When comparing modern and antique mirrors, you need to know how to tell the difference. While modern mirrors are often characterized by wavy backing and rounded edges, older pieces may have ripples and pronounced color differences. Here are some of the most common telltale signs that an antique mirror should be valued more than its contemporary counterpart. The overall condition of the frame also contributes to its valuation. The frame should be clean and in good condition.
Older mirrors have ripples:
If you have an older mirror, you may notice that it is riddled with bubbles, creases, and spots. These are all signs that the manufacturing process was less refined. This is not a bad thing, however. These features don’t necessarily detract from the beauty of the mirror. Rather, they make the piece more desirable. For example, an older mirror may be more reflective than a new one.
Older mirrors have a crystalline appearance:
An older mirror is not necessarily a better choice. If it has bubbles, creases, spots, and other imperfections, it probably has been manufactured with a less refined process.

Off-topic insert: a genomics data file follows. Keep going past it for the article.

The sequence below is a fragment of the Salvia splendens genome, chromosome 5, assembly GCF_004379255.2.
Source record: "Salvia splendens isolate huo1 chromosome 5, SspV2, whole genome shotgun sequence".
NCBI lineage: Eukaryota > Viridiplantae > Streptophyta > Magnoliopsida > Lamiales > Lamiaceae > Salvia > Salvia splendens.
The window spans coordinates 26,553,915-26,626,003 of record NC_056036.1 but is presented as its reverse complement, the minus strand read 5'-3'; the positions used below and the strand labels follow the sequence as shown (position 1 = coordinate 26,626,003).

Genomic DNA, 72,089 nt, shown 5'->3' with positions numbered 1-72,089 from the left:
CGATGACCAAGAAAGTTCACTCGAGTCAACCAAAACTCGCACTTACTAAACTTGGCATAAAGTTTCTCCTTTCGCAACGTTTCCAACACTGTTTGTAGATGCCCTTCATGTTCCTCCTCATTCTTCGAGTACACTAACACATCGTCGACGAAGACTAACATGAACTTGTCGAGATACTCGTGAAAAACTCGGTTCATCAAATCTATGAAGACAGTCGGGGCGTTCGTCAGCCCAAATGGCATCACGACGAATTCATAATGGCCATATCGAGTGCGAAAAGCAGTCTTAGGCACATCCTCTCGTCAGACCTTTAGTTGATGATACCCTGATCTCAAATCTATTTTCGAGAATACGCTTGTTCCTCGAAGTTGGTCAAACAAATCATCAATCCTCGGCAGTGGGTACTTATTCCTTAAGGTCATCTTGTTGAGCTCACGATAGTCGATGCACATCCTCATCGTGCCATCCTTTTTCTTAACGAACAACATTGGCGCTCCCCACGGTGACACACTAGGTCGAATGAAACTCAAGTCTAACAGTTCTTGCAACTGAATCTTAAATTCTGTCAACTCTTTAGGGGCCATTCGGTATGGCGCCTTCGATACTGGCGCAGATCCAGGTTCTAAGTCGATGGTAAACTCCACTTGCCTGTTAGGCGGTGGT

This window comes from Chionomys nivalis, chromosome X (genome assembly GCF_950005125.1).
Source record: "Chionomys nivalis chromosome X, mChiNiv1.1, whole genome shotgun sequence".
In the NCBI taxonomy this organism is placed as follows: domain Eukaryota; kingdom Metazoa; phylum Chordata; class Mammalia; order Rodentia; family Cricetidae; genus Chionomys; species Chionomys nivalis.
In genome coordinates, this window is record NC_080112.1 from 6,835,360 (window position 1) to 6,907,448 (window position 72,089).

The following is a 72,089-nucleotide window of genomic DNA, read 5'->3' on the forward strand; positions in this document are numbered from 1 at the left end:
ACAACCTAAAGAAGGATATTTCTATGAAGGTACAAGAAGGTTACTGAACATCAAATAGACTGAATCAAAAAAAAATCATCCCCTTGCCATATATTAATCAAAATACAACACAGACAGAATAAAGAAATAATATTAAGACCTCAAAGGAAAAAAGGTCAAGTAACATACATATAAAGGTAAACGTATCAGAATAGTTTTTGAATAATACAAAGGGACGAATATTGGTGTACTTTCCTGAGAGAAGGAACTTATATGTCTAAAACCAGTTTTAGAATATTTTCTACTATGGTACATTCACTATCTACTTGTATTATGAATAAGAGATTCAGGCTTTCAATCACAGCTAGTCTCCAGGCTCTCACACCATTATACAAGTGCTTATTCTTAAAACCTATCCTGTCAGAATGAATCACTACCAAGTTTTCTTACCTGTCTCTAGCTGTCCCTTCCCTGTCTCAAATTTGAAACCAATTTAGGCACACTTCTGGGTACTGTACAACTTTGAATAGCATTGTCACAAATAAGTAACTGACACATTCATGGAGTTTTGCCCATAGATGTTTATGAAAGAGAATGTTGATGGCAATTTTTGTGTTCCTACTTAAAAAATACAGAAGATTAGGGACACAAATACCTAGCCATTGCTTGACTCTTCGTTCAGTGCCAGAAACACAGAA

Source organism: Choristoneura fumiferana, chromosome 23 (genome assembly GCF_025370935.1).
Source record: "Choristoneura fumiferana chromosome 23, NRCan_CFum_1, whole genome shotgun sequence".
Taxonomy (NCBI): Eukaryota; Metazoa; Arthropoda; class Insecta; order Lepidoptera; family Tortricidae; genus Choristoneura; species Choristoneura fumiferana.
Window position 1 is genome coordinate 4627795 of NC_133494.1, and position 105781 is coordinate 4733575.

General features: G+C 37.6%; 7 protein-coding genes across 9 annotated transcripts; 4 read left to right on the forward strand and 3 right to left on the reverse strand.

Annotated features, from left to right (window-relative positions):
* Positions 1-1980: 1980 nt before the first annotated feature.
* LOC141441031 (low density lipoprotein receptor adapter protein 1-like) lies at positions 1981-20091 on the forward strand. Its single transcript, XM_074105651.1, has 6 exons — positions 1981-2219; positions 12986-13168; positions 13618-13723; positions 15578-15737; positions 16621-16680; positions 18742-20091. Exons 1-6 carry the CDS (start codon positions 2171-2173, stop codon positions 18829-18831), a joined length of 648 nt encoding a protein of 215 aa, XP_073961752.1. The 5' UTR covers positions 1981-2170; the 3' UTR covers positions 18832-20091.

They have symmetrical shapes:
The shape and material of a modern mirror are different from that of an antique. Antique mirrors are made with symmetrical shapes and materials. Newer mirrors use materials such as screws, staples, and glue. Their glass is usually round, whereas antique mirrors have crisp edges and are cut by machines. A modern frame also has holes drilled with a drill, while an antique frame is handcrafted and has perfectly symmetrical shapes.
They have rounded edges:
If you’re designing a vintage-inspired home, rounded-edged mirrors are a must-have. They look stylish, give any room a polished finish, and serve as a great focal point. Round mirrors are also flexible and can go anywhere, so they’re a versatile choice.
They have smooth glass:
Mirrors are made with two basic materials: glass and metal. Historically, mirrors were made of glass, but today’s glass is smooth and shiny, and there’s no bubbling or smudging. Metal-coated mirrors, also known as “front-coated,” achieve a reflectivity of 90 to 95 percent. During the sixteenth century, mercury was poured over the tin to increase the mirror’s reflective quality. These are some amazing things to know about antique mirrors.